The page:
Paul 's Idea Of Justification By Faith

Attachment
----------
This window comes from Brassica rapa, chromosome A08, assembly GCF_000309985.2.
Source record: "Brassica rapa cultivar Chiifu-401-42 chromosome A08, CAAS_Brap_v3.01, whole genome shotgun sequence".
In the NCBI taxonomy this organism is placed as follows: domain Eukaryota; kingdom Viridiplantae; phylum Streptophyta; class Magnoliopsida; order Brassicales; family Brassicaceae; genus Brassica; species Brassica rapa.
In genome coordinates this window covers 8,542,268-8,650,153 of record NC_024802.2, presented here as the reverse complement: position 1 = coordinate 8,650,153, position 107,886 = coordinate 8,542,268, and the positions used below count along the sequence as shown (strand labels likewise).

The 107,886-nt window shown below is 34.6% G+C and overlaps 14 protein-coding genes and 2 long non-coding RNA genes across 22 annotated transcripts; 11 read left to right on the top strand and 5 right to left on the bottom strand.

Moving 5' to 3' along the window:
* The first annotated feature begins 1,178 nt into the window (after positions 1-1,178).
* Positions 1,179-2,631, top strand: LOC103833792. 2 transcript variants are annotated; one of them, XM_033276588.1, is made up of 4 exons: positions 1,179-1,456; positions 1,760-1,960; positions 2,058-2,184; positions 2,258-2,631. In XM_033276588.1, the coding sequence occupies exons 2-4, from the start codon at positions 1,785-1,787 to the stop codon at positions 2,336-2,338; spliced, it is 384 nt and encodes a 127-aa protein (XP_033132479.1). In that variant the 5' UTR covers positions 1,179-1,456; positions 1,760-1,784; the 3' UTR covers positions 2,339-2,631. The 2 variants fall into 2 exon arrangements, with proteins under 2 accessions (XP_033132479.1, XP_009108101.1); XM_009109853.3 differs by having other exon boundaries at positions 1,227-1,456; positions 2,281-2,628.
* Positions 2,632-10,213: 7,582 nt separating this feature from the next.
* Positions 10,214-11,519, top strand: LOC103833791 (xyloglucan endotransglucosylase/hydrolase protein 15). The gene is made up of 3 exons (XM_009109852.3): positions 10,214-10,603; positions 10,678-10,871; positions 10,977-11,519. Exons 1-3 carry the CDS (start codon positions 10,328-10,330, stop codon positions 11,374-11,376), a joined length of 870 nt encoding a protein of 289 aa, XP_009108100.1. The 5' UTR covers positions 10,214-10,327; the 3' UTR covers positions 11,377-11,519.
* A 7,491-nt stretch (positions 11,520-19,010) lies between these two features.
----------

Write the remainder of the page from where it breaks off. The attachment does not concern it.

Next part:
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Stacie L. Torres Dr. Beauchamp PhD Biblical Studies REL2200 April 2, 2015 Paul’s Idea of Justification by Faith In an open letter to the church at Ephesus, and copied to other churches throughout Asia, the Apostle Paul wrote what would later be called the Pauline doctrine of justification by faith. (Wilson, Intro. to Paul’s Letter to the Ephesians, n.p.) The very same doctrine that catapulted the Protestant Reformation when Martin Luther nailed his ninety-five theses to the door of the church in Wittenberg, Germany inviting academic debate that salvation was by grace through faith and not of works. By definition, “Justification has come to refer to the status of being righteous in the sight of God” or simply “being right with God.” (McGrath, Reformation Thought, pg. 102) In the vernacular, justification is better understood as, “Just-as-if-I’d” never sinned. (Strauss, It embraces the totality of mercy, grace, love, and forgiveness of a Holy and loving God. Some argue that Paul had it wrong and James, the half-brother, of Jesus, had it right when he added “works” to Paul’s teaching of justification by faith alone. They claim faith apart from works is insufficient for Salvation and right standing with God. In reality, Paul and James did not disagree at all. Justification by faith is a fundamental feature of Paul’s message. “No human being is justified by works of the law but only through faith in Jesus Christ.” (Dunn, the Theology of Paul, pg.
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